Read vice-chancellor Young’s full statement and decide for yourself.

In contrast to the opinions of Mr. Young, we’d like to draw reader’s attention to the words of Catherine Short, mother of the girl who was attacked, and Legal Director of the Life Legal Defense Foundation. She had this to say about the attack on her daughter and the university’s response:

“In early March 2014, my daughters Joan and Thrin, along with several friends, went to the University of California at Santa Barbara to conduct a pro-life outreach. While there, they were accosted by UCSB professor Mireille Miller-Young.

We are confident that the legal process will establish, without room for doubt or equivocation, that Miller-Young was the aggressor throughout her encounter with the pro-lifers. The pro-life speakers did not taunt, provoke, or incite either Miller-Young or anyone else, as some have suggested. On the contrary, they made every effort to meet her provocations, taunts, mockery, and profanity with calm and reason, trying to move her into a more productive channel of discourse…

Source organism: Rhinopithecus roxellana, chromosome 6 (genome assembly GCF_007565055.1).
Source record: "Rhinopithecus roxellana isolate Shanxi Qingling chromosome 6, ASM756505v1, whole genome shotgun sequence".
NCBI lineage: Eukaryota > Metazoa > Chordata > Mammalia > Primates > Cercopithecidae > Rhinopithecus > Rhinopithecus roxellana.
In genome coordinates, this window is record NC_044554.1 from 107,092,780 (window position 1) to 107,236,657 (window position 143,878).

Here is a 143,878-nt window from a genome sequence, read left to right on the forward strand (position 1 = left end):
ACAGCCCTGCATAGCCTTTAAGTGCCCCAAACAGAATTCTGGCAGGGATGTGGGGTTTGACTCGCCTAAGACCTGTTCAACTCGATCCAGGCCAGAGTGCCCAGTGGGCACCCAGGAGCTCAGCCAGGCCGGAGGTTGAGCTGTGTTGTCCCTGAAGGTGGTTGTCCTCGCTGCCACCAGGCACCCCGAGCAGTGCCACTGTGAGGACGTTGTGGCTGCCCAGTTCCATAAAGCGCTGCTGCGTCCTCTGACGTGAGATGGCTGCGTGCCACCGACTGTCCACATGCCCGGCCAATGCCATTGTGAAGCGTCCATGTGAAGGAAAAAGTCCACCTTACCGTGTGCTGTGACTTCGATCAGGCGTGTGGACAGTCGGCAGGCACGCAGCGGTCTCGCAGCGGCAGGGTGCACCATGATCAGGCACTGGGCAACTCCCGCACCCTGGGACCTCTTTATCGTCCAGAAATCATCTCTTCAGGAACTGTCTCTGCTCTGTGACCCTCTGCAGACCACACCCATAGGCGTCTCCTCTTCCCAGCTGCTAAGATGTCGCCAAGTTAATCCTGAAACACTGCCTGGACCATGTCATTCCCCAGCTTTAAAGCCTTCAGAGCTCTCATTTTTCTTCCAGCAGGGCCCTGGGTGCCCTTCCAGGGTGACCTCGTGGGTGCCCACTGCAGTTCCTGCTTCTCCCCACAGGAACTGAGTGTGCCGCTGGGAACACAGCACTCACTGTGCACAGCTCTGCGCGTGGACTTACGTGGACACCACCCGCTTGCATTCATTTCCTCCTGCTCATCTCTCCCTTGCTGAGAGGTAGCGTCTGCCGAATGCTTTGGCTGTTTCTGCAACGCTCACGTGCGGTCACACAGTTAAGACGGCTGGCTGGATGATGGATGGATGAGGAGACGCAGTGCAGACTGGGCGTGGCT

We encourage UCSB Vice-Chancellor Michael Young to observe a pro-life outreach, whether conducted by my daughters and their friends, a Survivors of the Abortion Holocaust campus team, Justice for All, Project Truth, or UCSB’s own pro-life organization. If he does, he will not see any pro-life person ‘provoking’, ‘taunting’, or ‘peddling hate and intolerance’, as he described in an e-mail to UCSB students following the incident. What he will see is individuals trying to reach the minds and win the hearts of others by employing facts, reason, discussion, and persuasion – exactly the type of ‘exchange of ideas’ that he said ‘is fundamental to the mission of [the] university.’”